From now until the 2021 NFL Draft takes place, we hope to showcase as many prospects as possible and examine both their strengths and weaknesses. Most of these profiles will feature individuals that the Pittsburgh Steelers are likely to have an interest in, while a few others will be top-ranked players. If there is a player you would like us to analyze, let us know in the comments below.
#97 Isaiahh Loudermilk/iDL/Wisconsin — 6’6”, 274 lbs.
– Disruptive force when asked to shoot gaps, playing half-man with power to get into backfield
– Showcased good use of hands inside to play the run; able to stack and shed and find the football near the LOS
– Willing to take on doubles and tie up blockers to keep LBs free to roam behind him
– At his best playing a 3-tech or single-gap role in obvious run downs
– Smart overall player that understands his role and assignment
– High-effort, hot-motor player that will appease to coaches snap to snap
– Has great size but lacks length and struggles to create ample separation in the trenches
– Offers very little from a pass rush perspective; heavy feet, unrefined hand usage to stay clean and win
– Does not look like much of an athlete; lacks overall explosion in his lower body, slow off the football consistently
– Relies on effort more than skill to make plays behind the LOS
– Struggles with pad level and lets guys into his chest far too often
– Does not have the ability to counter and win when initial punch and steps don’t win
– Profiles primarily as early down run defender only
– Three year starter at Wisconsin that appeared in 40 games, starting 26
– Finished career at Wisconsin with 63 tackles, 11.5 tackles for loss, 7.5 sacks, 9 pass deflections, 2 forced fumbles
– Earned four letters at Wisconsin
– Named Third Team All-Big Ten in 2020
– Competed in the East-West Shrine Bowl after missing Wisconsin bowl game with injury
– Played 8-man football in high school
A durable, experienced defensive lineman, Wisconsin’s Isaiahh Loudermilk brings some versatility to the defensive line, having experience at 5-tech, 3-tech, and 1-tech throughout his career in college.
At 6’6”, 284 pounds, Loudermilk is a bit undersized in terms of weight and has short arms, which gives him issues with leverage inside. He doesn’t bring much athletically, but makes up for it with effort, which should play well with coaches at the next level.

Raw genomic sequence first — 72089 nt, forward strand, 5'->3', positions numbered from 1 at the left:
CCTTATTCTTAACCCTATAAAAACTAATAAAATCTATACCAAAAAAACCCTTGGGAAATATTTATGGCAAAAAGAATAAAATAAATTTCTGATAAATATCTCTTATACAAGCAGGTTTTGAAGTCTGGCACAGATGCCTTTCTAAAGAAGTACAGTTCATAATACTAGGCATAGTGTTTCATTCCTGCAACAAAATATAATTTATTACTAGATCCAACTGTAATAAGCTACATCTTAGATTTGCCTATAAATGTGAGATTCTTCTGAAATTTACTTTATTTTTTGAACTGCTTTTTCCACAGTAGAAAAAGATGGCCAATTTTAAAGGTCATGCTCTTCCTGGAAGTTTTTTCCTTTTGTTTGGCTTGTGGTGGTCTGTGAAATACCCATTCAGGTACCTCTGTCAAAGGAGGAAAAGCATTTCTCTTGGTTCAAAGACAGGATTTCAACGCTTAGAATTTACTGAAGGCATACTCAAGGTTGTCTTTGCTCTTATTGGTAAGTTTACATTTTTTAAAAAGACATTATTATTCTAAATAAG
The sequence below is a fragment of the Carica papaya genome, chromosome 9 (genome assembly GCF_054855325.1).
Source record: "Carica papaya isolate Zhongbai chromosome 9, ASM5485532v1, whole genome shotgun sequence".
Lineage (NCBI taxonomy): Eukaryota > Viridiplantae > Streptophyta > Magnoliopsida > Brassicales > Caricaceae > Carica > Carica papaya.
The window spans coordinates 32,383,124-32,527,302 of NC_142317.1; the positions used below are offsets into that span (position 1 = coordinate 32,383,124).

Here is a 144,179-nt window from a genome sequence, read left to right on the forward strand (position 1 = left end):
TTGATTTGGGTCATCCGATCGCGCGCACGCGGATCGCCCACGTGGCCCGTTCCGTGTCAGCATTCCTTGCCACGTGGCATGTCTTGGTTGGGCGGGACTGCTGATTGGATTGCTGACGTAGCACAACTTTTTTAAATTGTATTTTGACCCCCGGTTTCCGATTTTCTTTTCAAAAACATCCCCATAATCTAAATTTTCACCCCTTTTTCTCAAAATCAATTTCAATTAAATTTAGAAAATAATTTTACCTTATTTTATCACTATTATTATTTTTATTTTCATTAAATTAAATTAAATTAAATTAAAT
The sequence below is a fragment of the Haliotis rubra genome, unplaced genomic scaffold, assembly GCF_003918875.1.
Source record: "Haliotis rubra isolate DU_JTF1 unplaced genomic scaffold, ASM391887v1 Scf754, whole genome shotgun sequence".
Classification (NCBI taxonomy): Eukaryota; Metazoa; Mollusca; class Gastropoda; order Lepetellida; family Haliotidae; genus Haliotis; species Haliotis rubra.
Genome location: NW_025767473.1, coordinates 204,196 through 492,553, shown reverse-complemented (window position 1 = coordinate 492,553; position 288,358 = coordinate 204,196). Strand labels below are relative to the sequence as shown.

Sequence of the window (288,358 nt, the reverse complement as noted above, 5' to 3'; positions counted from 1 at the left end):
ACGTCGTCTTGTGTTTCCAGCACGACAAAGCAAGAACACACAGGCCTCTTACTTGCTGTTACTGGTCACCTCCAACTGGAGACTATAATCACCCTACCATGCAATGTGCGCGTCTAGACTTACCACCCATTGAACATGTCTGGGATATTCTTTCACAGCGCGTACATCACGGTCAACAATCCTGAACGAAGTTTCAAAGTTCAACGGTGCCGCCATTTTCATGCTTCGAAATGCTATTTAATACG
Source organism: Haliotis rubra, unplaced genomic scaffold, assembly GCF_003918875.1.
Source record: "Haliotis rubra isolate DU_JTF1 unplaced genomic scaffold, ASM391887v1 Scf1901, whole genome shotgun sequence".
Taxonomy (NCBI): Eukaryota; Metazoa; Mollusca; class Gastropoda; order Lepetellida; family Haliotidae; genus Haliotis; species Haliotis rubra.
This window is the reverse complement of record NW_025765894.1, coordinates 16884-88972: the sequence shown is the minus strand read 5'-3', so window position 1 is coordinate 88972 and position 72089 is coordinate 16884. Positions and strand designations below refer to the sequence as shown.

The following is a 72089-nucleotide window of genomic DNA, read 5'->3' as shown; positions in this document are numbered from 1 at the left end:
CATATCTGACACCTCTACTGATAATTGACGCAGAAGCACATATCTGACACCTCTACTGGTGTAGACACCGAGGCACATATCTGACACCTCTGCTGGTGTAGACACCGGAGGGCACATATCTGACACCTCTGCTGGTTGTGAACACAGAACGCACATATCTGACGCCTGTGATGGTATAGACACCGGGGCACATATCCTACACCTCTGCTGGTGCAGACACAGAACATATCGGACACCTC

When he’s at his best, he’s able to play half-man and shoot gaps, unlocking his power to work through blocks and make plays along the line of scrimmage.
Here against Wisconsin, Loudermilk does a good job gaining ground with his initial first step, punching and locking out against the guard trying to reach and run on him. By winning with the first step and locking out, he’s able to gain control of the rep and make the play behind the line of scrimmage for the tackle for loss.
This is easily his best pass rush rep that I saw through two years of tape.
Against Ohio State in the Big Ten Championship Game, Loudermilk does a nice job getting off the ball quickly and gaining ground against the interior of the OSU offensive line, setting up the stunt.
He flashes a quick, efficient swim here to get over top of 6’6” OSU center Josh Myers, allowing him to blow by the left guard and sack Justin Fields for the big loss.
Not all of his pass rush reps are that pretty, as he doesn’t have the consistent juice in that area of his game.
Again, it will come down to effort with him. He’s a hot-motor, high-effort guy that will compete every rep, much like he did here against Michigan State in 2019.
He does a great job getting off the ball here and stunning the right guard, but after winning initially he stalls out. Fortunately for him, he’s able to keep fighting as the QB holds onto the ball eventually works into the sack.
This rep showed me he just doesn’t have the athleticism or agility to really do anything as a pass rusher in the NFL.
He chews up a ton of ground here off the snap and tries to work in the rip move, but he can’t turn the corner at all and gets run upfield out of the play. Hand fighting and counters just really aren’t part of his game as a pass rusher.
Where he could stay on the field on passing downs is with his size and tendency to bat down balls at the line of scrimmage.
Wisconsin tended to ask him to kind of hang out at the line of scrimmage and watch the QB’s eyes, allowing him to serve as an extra defender in coverage, batting down balls with his height and length.
That’s not a viable strategy for defensive coordinators in the NFL, but if he has to play on passing downs in the league for stretches, I think that’s how he could stay on the field and remain productive.
Overall, he’s challenged athletically and lacks the ideal length for his size to really flourish in the trenches, but there’s no questioning his heart and desire on every snap.
He should be able to move all over an odd-man front, providing some snaps in a limited role as a depth defender.
Games Watched: Michigan State (2019), Ohio State (2019), Minnesota (2019), Oregon (2019), Nebraska (2019), Northwestern (2020), Iowa (2020), Michigan (2020)